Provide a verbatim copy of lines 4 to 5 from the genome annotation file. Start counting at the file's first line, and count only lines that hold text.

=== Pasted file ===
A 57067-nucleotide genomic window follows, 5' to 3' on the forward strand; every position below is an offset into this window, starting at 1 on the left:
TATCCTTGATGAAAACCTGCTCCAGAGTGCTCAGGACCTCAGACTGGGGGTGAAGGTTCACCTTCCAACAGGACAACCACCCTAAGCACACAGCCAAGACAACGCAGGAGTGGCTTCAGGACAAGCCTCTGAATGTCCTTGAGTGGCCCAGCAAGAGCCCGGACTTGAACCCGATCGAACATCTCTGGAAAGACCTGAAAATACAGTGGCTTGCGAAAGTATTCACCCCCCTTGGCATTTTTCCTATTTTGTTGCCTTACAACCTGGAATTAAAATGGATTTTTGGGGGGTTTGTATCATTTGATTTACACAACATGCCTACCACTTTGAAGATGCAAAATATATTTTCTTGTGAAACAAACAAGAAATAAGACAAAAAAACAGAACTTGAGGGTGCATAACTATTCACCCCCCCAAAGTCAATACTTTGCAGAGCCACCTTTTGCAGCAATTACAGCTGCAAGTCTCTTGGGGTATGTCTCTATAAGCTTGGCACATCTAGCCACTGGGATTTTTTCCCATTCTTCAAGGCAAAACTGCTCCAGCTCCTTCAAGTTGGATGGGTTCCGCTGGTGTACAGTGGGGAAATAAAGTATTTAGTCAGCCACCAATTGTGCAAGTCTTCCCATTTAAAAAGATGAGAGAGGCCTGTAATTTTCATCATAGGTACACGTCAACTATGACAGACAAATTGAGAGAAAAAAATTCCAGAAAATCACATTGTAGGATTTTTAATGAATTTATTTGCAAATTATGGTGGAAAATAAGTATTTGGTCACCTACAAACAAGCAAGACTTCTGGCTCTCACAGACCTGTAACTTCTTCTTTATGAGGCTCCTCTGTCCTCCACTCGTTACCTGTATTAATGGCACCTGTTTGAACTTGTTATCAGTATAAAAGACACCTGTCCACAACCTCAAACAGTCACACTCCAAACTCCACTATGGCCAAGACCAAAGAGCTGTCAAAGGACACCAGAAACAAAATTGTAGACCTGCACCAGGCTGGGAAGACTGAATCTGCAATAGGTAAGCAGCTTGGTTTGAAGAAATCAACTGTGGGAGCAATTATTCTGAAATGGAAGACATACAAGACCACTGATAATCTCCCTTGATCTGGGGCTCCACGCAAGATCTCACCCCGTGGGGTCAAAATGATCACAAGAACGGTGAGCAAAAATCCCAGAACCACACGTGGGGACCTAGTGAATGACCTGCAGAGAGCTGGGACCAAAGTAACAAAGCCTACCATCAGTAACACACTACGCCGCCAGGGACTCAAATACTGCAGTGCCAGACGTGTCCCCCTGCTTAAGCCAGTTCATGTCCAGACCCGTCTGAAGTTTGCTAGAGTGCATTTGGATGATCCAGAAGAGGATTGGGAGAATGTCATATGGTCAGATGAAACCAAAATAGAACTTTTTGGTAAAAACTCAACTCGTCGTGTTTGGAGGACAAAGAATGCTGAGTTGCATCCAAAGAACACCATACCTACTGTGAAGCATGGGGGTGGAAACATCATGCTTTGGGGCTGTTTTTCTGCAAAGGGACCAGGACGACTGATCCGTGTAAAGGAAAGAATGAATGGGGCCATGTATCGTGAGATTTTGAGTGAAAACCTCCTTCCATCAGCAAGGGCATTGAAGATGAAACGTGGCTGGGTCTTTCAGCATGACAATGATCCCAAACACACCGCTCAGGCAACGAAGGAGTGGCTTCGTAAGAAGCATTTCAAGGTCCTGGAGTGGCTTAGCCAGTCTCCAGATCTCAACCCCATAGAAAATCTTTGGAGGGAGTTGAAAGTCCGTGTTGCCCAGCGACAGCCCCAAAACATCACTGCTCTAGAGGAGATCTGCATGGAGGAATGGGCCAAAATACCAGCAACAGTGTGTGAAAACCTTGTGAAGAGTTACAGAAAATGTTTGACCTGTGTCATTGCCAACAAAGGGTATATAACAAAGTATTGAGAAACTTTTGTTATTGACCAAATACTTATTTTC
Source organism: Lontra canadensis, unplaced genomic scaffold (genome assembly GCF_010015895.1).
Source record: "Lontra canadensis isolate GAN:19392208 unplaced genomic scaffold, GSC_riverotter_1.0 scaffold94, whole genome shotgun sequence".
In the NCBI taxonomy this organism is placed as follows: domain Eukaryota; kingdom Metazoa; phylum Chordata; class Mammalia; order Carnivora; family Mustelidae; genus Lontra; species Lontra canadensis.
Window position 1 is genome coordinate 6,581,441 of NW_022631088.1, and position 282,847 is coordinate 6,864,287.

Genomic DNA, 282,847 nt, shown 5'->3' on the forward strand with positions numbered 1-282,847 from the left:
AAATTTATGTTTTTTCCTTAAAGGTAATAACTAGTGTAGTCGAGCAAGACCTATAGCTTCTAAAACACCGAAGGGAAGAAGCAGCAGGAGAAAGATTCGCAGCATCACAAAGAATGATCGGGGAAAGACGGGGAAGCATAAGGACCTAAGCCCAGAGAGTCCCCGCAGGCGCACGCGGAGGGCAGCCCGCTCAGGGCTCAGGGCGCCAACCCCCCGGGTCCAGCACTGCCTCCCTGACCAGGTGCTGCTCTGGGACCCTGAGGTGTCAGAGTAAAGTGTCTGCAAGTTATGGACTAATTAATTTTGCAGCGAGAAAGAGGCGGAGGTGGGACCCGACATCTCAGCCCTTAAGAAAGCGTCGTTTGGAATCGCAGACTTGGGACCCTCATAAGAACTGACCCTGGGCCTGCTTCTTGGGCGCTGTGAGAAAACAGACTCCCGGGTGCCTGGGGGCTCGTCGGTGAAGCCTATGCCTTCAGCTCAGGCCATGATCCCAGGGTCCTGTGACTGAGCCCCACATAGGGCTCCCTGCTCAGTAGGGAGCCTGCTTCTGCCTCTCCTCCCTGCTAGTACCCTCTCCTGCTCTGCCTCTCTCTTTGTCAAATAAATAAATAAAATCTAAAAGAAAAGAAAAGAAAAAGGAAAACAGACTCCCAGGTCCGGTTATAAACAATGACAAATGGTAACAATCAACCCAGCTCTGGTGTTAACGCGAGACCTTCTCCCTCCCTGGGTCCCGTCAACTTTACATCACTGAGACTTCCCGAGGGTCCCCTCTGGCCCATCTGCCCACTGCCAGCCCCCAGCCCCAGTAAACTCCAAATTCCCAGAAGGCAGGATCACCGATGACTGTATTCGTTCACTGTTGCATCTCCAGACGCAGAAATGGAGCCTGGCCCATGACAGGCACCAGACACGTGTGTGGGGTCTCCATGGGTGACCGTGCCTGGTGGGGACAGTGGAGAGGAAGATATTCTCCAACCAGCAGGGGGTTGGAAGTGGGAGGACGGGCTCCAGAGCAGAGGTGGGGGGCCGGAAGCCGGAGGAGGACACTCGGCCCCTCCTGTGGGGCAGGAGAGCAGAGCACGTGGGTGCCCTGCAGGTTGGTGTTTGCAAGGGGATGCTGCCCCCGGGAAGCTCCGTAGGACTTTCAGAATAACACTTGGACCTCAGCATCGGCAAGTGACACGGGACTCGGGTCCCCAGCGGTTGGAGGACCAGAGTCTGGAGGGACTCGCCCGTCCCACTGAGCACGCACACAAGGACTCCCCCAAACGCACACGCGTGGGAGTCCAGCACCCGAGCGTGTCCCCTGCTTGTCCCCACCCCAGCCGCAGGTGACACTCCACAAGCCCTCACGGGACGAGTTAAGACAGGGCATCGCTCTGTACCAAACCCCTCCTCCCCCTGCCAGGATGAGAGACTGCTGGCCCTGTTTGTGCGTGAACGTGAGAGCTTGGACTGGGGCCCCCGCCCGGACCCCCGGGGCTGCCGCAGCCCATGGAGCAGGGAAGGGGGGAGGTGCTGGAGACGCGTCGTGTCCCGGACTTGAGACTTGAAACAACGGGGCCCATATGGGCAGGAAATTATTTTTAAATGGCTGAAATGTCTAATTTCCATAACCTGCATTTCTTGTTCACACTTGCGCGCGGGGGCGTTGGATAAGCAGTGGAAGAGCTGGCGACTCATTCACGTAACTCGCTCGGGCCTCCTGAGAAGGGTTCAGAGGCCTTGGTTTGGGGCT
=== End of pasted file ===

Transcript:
Source record: "Lontra canadensis isolate GAN:19392208 unplaced genomic scaffold, GSC_riverotter_1.0 scaffold94, whole genome shotgun sequence".
In the NCBI taxonomy this organism is placed as follows: domain Eukaryota; kingdom Metazoa; phylum Chordata; class Mammalia; order Carnivora; family Mustelidae; genus Lontra; species Lontra canadensis.